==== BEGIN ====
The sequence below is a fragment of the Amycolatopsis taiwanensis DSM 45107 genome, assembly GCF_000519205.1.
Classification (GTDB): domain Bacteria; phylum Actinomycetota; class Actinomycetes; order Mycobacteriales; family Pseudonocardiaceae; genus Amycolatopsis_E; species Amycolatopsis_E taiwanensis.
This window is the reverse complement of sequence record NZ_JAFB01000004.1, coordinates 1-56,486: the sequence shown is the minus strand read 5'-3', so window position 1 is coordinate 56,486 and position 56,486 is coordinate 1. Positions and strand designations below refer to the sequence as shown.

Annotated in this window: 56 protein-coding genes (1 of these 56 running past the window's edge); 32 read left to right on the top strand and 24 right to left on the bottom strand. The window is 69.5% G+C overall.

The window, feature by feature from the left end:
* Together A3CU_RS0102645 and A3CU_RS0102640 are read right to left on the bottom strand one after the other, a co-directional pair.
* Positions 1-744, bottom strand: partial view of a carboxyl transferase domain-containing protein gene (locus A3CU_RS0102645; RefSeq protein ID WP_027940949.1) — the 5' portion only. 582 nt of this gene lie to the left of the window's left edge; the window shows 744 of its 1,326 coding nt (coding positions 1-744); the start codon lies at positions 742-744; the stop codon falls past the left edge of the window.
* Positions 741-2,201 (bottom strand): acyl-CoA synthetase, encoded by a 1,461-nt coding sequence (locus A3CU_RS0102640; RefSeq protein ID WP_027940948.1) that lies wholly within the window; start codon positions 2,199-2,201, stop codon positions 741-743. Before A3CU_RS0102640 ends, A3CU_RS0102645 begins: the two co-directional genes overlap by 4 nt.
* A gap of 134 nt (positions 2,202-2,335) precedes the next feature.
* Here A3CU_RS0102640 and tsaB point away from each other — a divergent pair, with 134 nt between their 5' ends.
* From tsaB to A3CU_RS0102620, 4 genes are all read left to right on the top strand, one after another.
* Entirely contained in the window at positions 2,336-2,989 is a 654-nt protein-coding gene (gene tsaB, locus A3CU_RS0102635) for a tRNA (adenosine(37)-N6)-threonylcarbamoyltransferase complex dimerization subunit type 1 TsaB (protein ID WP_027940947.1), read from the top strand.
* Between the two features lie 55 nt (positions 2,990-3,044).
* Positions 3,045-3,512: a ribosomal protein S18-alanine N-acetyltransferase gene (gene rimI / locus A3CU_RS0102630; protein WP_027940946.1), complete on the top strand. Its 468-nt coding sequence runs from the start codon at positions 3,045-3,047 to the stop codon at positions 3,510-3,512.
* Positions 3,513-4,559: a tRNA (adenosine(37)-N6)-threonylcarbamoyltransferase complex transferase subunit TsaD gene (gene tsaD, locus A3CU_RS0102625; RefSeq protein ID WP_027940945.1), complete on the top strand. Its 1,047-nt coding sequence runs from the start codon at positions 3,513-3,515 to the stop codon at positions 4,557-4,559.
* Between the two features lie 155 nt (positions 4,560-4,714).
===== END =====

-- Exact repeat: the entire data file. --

The sequence below is a fragment of the Amycolatopsis taiwanensis DSM 45107 genome, assembly GCF_000519205.1.
Classification (GTDB): domain Bacteria; phylum Actinomycetota; class Actinomycetes; order Mycobacteriales; family Pseudonocardiaceae; genus Amycolatopsis_E; species Amycolatopsis_E taiwanensis.
This window is the reverse complement of sequence record NZ_JAFB01000004.1, coordinates 1-56,486: the sequence shown is the minus strand read 5'-3', so window position 1 is coordinate 56,486 and position 56,486 is coordinate 1. Positions and strand designations below refer to the sequence as shown.

Annotated in this window: 56 protein-coding genes (1 of these 56 running past the window's edge); 32 read left to right on the top strand and 24 right to left on the bottom strand. The window is 69.5% G+C overall.

The window, feature by feature from the left end:
* Together A3CU_RS0102645 and A3CU_RS0102640 are read right to left on the bottom strand one after the other, a co-directional pair.
* Positions 1-744, bottom strand: partial view of a carboxyl transferase domain-containing protein gene (locus A3CU_RS0102645; RefSeq protein ID WP_027940949.1) — the 5' portion only. 582 nt of this gene lie to the left of the window's left edge; the window shows 744 of its 1,326 coding nt (coding positions 1-744); the start codon lies at positions 742-744; the stop codon falls past the left edge of the window.
* Positions 741-2,201 (bottom strand): acyl-CoA synthetase, encoded by a 1,461-nt coding sequence (locus A3CU_RS0102640; RefSeq protein ID WP_027940948.1) that lies wholly within the window; start codon positions 2,199-2,201, stop codon positions 741-743. Before A3CU_RS0102640 ends, A3CU_RS0102645 begins: the two co-directional genes overlap by 4 nt.
* A gap of 134 nt (positions 2,202-2,335) precedes the next feature.
* Here A3CU_RS0102640 and tsaB point away from each other — a divergent pair, with 134 nt between their 5' ends.
* From tsaB to A3CU_RS0102620, 4 genes are all read left to right on the top strand, one after another.
* Entirely contained in the window at positions 2,336-2,989 is a 654-nt protein-coding gene (gene tsaB, locus A3CU_RS0102635) for a tRNA (adenosine(37)-N6)-threonylcarbamoyltransferase complex dimerization subunit type 1 TsaB (protein ID WP_027940947.1), read from the top strand.
* Between the two features lie 55 nt (positions 2,990-3,044).
* Positions 3,045-3,512: a ribosomal protein S18-alanine N-acetyltransferase gene (gene rimI / locus A3CU_RS0102630; protein WP_027940946.1), complete on the top strand. Its 468-nt coding sequence runs from the start codon at positions 3,045-3,047 to the stop codon at positions 3,510-3,512.
* Positions 3,513-4,559: a tRNA (adenosine(37)-N6)-threonylcarbamoyltransferase complex transferase subunit TsaD gene (gene tsaD, locus A3CU_RS0102625; RefSeq protein ID WP_027940945.1), complete on the top strand. Its 1,047-nt coding sequence runs from the start codon at positions 3,513-3,515 to the stop codon at positions 4,557-4,559.
* Between the two features lie 155 nt (positions 4,560-4,714).